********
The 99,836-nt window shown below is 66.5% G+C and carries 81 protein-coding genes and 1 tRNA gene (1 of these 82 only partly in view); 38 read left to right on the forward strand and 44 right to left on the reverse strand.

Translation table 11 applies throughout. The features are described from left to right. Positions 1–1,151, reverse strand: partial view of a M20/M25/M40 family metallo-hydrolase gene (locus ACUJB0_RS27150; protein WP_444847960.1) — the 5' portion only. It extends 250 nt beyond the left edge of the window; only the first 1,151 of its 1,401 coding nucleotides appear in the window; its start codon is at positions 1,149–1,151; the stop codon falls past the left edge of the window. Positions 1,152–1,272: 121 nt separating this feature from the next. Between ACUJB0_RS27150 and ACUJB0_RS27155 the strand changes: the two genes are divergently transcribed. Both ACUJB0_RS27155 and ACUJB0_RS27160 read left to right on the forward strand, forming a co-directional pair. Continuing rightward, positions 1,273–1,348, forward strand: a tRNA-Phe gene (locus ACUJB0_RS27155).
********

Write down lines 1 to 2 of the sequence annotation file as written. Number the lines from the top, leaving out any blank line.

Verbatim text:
The 99,836-nt window shown below is 66.5% G+C and carries 81 protein-coding genes and 1 tRNA gene (1 of these 82 only partly in view); 38 read left to right on the forward strand and 44 right to left on the reverse strand.

Translation table 11 applies throughout. The features are described from left to right. Positions 1–1,151, reverse strand: partial view of a M20/M25/M40 family metallo-hydrolase gene (locus ACUJB0_RS27150; protein WP_444847960.1) — the 5' portion only. It extends 250 nt beyond the left edge of the window; only the first 1,151 of its 1,401 coding nucleotides appear in the window; its start codon is at positions 1,149–1,151; the stop codon falls past the left edge of the window. Positions 1,152–1,272: 121 nt separating this feature from the next. Between ACUJB0_RS27150 and ACUJB0_RS27155 the strand changes: the two genes are divergently transcribed. Both ACUJB0_RS27155 and ACUJB0_RS27160 read left to right on the forward strand, forming a co-directional pair. Continuing rightward, positions 1,273–1,348, forward strand: a tRNA-Phe gene (locus ACUJB0_RS27155).